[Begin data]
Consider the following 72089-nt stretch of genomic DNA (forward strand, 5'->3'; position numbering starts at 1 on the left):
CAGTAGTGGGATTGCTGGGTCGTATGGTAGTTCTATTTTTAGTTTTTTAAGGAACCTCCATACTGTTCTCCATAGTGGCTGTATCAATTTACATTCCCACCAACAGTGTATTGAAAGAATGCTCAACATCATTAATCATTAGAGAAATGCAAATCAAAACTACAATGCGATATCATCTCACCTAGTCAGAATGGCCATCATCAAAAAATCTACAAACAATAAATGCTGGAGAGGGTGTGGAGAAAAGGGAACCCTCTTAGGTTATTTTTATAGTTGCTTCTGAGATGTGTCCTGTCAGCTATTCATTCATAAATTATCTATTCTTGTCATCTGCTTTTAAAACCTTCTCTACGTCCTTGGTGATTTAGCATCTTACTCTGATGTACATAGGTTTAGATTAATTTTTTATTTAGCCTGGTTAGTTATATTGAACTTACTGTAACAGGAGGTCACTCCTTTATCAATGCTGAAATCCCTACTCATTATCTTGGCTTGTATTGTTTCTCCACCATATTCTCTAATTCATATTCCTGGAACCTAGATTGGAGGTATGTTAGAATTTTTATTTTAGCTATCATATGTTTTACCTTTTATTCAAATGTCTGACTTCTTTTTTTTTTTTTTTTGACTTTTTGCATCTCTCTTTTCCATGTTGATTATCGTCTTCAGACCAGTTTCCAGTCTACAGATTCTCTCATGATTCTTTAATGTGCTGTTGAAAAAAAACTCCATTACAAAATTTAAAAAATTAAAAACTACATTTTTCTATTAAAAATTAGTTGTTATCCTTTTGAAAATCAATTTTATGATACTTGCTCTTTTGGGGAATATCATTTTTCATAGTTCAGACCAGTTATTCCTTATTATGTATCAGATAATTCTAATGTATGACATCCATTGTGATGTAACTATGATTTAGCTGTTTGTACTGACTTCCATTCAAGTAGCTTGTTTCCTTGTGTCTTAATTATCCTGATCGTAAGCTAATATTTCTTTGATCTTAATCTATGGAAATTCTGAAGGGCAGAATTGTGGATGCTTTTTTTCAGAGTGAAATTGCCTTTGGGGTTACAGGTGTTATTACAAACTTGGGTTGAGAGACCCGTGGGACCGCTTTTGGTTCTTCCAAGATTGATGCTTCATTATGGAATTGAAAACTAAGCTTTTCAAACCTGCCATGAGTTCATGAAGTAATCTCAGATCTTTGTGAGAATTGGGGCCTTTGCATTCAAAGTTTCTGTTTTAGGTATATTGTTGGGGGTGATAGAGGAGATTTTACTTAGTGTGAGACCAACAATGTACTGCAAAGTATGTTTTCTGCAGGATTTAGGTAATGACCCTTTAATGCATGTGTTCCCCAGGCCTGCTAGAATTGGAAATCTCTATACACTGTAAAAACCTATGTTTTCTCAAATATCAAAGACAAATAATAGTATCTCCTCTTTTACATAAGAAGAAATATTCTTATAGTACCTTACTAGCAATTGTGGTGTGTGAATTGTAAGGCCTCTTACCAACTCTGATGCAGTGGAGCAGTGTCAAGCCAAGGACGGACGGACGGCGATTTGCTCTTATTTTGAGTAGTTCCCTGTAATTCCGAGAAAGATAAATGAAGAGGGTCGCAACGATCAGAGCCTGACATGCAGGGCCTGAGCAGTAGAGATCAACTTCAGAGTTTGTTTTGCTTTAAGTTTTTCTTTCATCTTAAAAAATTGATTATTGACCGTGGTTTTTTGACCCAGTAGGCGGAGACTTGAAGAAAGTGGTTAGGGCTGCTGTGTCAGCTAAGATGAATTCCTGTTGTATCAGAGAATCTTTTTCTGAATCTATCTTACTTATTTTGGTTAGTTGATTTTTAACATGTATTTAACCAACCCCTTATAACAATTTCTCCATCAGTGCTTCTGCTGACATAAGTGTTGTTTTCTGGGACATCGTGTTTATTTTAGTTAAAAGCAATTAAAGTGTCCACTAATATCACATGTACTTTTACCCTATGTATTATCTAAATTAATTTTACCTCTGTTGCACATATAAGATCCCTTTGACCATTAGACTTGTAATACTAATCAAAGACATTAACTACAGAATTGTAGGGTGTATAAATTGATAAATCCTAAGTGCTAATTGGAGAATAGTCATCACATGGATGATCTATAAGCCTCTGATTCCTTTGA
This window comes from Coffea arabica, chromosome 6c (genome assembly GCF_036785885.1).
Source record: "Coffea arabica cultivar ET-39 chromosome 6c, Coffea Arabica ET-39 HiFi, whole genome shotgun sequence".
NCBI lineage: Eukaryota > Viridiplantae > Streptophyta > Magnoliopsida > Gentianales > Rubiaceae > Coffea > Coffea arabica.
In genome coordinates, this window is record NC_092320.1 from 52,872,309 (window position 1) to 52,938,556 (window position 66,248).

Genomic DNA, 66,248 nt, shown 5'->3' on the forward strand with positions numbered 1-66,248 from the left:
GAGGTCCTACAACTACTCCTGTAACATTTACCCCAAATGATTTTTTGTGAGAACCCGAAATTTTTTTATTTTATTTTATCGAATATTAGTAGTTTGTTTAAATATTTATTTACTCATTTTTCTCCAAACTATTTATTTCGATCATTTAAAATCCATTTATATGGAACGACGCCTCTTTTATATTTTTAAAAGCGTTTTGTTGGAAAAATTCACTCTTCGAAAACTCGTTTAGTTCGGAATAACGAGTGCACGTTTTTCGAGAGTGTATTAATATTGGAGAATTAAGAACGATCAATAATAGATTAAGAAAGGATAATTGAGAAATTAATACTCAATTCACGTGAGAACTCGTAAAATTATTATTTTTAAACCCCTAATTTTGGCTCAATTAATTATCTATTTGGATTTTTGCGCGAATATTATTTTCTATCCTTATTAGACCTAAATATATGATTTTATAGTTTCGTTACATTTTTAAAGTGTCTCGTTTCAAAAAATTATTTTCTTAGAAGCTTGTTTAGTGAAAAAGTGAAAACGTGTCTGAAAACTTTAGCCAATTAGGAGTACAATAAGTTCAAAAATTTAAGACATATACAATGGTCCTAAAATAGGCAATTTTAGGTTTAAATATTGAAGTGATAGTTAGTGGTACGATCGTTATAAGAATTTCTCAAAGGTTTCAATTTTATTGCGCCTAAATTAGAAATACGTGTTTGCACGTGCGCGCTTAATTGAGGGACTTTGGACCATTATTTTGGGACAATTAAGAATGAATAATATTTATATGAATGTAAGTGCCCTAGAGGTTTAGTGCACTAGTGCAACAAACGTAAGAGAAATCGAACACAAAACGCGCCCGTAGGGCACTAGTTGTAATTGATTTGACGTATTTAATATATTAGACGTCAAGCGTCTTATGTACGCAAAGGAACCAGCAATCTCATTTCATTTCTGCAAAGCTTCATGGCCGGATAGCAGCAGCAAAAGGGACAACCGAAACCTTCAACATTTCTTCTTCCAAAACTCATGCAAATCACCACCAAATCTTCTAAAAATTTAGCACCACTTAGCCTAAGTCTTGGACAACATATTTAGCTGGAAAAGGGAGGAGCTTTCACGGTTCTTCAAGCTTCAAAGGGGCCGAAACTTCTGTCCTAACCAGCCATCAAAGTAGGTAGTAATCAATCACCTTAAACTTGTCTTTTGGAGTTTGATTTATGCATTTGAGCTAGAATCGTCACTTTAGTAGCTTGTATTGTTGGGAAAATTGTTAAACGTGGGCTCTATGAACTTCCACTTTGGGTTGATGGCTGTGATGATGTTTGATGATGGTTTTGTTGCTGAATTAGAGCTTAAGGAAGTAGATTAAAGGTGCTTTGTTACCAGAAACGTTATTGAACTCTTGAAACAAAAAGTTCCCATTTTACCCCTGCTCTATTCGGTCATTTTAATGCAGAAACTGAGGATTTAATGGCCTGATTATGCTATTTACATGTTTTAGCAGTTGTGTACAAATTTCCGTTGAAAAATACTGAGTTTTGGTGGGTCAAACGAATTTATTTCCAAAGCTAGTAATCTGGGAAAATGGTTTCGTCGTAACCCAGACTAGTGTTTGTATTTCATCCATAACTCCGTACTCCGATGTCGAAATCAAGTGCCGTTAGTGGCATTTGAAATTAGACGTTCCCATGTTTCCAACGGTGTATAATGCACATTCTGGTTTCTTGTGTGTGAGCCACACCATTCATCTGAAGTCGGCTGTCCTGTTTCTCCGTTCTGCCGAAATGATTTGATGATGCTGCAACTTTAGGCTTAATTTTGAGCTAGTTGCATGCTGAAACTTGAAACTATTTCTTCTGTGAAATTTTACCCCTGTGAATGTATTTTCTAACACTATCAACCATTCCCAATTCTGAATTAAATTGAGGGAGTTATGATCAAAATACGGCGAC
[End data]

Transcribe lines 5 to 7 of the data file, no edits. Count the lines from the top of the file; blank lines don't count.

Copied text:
NCBI lineage: Eukaryota > Viridiplantae > Streptophyta > Magnoliopsida > Gentianales > Rubiaceae > Coffea > Coffea arabica.
In genome coordinates, this window is record NC_092320.1 from 52,872,309 (window position 1) to 52,938,556 (window position 66,248).

Genomic DNA, 66,248 nt, shown 5'->3' on the forward strand with positions numbered 1-66,248 from the left: